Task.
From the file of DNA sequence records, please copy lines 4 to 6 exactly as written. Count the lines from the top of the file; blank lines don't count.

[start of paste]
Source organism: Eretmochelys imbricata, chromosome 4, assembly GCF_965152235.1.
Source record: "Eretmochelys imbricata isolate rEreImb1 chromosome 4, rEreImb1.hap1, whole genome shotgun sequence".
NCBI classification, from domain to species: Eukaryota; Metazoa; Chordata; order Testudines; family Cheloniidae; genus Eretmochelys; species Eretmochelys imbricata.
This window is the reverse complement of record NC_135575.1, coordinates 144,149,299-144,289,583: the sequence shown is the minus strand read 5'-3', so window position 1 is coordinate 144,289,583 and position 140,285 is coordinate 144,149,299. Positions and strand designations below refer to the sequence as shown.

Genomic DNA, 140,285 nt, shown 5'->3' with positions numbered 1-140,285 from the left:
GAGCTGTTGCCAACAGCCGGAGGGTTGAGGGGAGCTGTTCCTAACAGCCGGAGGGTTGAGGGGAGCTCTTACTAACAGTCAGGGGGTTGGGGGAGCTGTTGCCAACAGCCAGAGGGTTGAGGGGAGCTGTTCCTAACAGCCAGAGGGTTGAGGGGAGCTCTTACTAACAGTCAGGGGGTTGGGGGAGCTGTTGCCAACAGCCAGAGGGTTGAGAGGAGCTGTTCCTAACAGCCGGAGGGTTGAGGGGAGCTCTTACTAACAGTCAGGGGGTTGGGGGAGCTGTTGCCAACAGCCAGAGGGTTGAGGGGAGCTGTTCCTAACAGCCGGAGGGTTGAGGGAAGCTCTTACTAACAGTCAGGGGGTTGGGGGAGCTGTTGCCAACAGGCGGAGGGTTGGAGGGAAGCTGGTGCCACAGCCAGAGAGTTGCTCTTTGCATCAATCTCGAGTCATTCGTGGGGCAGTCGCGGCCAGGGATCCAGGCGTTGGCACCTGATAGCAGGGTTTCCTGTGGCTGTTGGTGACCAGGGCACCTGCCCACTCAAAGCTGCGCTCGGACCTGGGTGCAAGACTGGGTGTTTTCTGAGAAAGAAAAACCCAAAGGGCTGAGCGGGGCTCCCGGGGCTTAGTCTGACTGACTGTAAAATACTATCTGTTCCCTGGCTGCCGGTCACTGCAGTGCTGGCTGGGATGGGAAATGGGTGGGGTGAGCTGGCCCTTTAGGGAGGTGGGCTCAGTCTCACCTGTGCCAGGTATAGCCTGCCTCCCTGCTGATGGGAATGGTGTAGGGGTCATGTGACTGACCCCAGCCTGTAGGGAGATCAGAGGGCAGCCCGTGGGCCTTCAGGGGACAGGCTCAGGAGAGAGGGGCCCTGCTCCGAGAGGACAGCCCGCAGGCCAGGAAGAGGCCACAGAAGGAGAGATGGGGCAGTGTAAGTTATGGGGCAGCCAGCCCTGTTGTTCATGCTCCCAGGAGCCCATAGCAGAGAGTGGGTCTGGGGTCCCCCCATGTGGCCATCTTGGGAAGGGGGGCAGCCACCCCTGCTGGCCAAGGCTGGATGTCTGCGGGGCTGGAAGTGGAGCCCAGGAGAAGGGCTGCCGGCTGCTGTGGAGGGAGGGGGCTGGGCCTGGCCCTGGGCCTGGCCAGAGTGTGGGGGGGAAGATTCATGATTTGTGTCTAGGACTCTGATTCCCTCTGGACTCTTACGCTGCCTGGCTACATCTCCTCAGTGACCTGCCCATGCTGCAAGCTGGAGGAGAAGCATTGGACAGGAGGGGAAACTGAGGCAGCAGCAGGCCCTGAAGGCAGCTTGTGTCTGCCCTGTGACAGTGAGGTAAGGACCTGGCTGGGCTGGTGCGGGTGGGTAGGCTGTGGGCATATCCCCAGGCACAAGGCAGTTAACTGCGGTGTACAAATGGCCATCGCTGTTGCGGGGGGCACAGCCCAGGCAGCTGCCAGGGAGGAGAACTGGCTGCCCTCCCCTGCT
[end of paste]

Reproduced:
This window is the reverse complement of record NC_135575.1, coordinates 144,149,299-144,289,583: the sequence shown is the minus strand read 5'-3', so window position 1 is coordinate 144,289,583 and position 140,285 is coordinate 144,149,299. Positions and strand designations below refer to the sequence as shown.

Genomic DNA, 140,285 nt, shown 5'->3' with positions numbered 1-140,285 from the left:
GAGCTGTTGCCAACAGCCGGAGGGTTGAGGGGAGCTGTTCCTAACAGCCGGAGGGTTGAGGGGAGCTCTTACTAACAGTCAGGGGGTTGGGGGAGCTGTTGCCAACAGCCAGAGGGTTGAGGGGAGCTGTTCCTAACAGCCAGAGGGTTGAGGGGAGCTCTTACTAACAGTCAGGGGGTTGGGGGAGCTGTTGCCAACAGCCAGAGGGTTGAGAGGAGCTGTTCCTAACAGCCGGAGGGTTGAGGGGAGCTCTTACTAACAGTCAGGGGGTTGGGGGAGCTGTTGCCAACAGCCAGAGGGTTGAGGGGAGCTGTTCCTAACAGCCGGAGGGTTGAGGGAAGCTCTTACTAACAGTCAGGGGGTTGGGGGAGCTGTTGCCAACAGGCGGAGGGTTGGAGGGAAGCTGGTGCCACAGCCAGAGAGTTGCTCTTTGCATCAATCTCGAGTCATTCGTGGGGCAGTCGCGGCCAGGGATCCAGGCGTTGGCACCTGATAGCAGGGTTTCCTGTGGCTGTTGGTGACCAGGGCACCTGCCCACTCAAAGCTGCGCTCGGACCTGGGTGCAAGACTGGGTGTTTTCTGAGAAAGAAAAACCCAAAGGGCTGAGCGGGGCTCCCGGGGCTTAGTCTGACTGACTGTAAAATACTATCTGTTCCCTGGCTGCCGGTCACTGCAGTGCTGGCTGGGATGGGAAATGGGTGGGGTGAGCTGGCCCTTTAGGGAGGTGGGCTCAGTCTCACCTGTGCCAGGTATAGCCTGCCTCCCTGCTGATGGGAATGGTGTAGGGGTCATGTGACTGACCCCAGCCTGTAGGGAGATCAGAGGGCAGCCCGTGGGCCTTCAGGGGACAGGCTCAGGAGAGAGGGGCCCTGCTCCGAGAGGACAGCCCGCAGGCCAGGAAGAGGCCACAGAAGGAGAGATGGGGCAGTGTAAGTTATGGGGCAGCCAGCCCTGTTGTTCATGCTCCCAGGAGCCCATAGCAGAGAGTGGGTCTGGGGTCCCCCCATGTGGCCATCTTGGGAAGGGGGGCAGCCACCCCTGCTGGCCAAGGCTGGATGTCTGCGGGGCTGGAAGTGGAGCCCAGGAGAAGGGCTGCCGGCTGCTGTGGAGGGAGGGGGCTGGGCCTGGCCCTGGGCCTGGCCAGAGTGTGGGGGGGAAGATTCATGATTTGTGTCTAGGACTCTGATTCCCTCTGGACTCTTACGCTGCCTGGCTACATCTCCTCAGTGACCTGCCCATGCTGCAAGCTGGAGGAGAAGCATTGGACAGGAGGGGAAACTGAGGCAGCAGCAGGCCCTGAAGGCAGCTTGTGTCTGCCCTGTGACAGTGAGGTAAGGACCTGGCTGGGCTGGTGCGGGTGGGTAGGCTGTGGGCATATCCCCAGGCACAAGGCAGTTAACTGCGGTGTACAAATGGCCATCGCTGTTGCGGGGGGCACAGCCCAGGCAGCTGCCAGGGAGGAGAACTGGCTGCCCTCCCCTGCT